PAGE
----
Remember: don’t fight the water, enjoy the experience, and relax. To go fast, slow down!


Adam Masters going slow to go fast in the 10th Annual Ocoee Race


Is there a specific skill you would like to learn? Send us a message and we’ll create a blog to answer your questions!

Thank you to the American Canoe Association for providing the photos and supporting the development of the Prone River Paddling Curriculum. If you are not a member of the ACA, join today!

Vintage bellyaking

History of Bellyak, Evolution Part 3

Evolution to Production

After 6 evolutions of prototyping and over 22 (because some were modified/repaired re-glassed) paddleable prototypes (the dumpster ones don’t count) it was time to go big boy on it. I didn’t have the skills, patience or time to turn a huge block of foam into a plug since a bellyak has compound curves. The skill of carving a surfboard is challenging, but to carve something that has compound curves and still maintain symetry is beyond my search engine. I enlisted Evan Solida, a brilliantly talented CAD designer who visited me at my shop and we got started by cutting up one of my Big EZ Bellyaks into 3″ cross sections, photographing them, and then digitally ‘stitching’ them together in CAD. Evan was instrumental refining my ideas into the models we have today.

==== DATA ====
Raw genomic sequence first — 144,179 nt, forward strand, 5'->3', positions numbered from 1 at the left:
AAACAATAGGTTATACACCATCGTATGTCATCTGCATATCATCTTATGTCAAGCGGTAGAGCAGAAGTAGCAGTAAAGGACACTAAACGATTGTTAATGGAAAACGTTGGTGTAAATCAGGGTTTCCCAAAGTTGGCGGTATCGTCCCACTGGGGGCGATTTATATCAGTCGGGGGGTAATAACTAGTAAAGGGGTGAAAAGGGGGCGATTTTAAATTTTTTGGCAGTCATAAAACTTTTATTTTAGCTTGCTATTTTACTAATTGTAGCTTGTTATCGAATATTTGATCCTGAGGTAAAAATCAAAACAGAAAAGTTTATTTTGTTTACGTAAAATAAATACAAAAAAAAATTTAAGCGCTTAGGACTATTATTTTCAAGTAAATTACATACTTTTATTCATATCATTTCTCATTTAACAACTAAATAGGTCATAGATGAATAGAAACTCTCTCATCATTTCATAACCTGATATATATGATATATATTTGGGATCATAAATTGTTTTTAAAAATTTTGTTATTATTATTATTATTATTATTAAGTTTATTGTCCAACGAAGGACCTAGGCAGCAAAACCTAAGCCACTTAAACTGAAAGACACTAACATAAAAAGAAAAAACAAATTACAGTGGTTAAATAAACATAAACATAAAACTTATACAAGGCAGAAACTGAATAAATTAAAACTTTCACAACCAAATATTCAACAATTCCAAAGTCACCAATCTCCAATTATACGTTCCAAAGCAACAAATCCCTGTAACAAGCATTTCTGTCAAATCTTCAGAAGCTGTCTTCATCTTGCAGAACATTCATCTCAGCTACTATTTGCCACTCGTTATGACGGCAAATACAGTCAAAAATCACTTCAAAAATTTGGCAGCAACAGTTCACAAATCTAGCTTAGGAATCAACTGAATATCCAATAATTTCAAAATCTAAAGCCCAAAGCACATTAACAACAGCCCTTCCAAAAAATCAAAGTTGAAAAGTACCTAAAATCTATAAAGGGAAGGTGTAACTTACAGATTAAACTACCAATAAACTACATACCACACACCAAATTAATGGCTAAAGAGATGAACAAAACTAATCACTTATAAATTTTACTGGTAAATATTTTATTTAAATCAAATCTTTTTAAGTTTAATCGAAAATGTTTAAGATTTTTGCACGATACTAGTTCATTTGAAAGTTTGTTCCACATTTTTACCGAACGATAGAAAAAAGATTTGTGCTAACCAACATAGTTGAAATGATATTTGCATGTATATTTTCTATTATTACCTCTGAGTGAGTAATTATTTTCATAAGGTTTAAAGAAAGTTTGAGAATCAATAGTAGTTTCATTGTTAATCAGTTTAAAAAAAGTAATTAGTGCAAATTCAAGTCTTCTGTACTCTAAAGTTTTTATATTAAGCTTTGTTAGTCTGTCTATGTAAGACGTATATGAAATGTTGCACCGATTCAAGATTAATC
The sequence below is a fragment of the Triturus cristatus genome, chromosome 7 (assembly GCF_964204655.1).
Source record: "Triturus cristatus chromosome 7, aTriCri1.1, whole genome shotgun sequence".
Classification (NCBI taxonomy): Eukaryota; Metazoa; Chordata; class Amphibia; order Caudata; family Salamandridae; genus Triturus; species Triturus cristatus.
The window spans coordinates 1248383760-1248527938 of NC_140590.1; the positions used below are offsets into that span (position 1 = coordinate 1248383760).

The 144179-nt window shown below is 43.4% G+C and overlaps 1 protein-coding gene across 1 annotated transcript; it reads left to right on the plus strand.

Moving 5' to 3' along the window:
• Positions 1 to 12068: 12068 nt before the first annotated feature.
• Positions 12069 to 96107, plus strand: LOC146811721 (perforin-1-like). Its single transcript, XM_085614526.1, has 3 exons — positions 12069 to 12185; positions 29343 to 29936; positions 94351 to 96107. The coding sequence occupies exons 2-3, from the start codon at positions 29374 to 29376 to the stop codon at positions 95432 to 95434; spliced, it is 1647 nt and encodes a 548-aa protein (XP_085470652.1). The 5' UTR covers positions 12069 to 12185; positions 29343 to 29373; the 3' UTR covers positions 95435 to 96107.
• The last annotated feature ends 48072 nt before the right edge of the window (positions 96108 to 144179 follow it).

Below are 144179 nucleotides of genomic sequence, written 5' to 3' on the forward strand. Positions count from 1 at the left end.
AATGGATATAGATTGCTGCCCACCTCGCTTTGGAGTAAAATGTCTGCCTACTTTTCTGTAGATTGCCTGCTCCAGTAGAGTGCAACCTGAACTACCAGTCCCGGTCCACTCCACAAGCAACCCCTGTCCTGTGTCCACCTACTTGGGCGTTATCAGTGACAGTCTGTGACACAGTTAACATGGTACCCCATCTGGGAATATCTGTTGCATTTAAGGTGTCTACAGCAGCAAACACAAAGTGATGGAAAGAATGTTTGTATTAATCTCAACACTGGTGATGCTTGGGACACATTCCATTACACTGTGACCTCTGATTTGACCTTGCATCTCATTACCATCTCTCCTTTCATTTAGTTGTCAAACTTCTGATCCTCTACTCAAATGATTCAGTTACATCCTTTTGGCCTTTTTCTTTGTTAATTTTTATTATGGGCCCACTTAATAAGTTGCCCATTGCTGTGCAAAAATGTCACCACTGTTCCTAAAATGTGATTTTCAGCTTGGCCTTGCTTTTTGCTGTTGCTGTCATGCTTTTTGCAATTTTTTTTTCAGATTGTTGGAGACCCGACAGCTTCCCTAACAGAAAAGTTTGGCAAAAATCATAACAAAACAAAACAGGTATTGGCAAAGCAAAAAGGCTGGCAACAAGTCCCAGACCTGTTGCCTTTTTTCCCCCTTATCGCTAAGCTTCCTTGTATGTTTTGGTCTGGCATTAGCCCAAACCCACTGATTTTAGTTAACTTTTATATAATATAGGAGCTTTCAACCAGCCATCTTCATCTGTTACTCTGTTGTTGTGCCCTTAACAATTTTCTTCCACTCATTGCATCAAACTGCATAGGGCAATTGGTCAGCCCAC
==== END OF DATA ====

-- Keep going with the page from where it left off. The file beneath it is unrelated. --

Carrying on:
Evolution 7: Getting Fancy: from Foam and Fiberglass to Rotomolded Polyethylene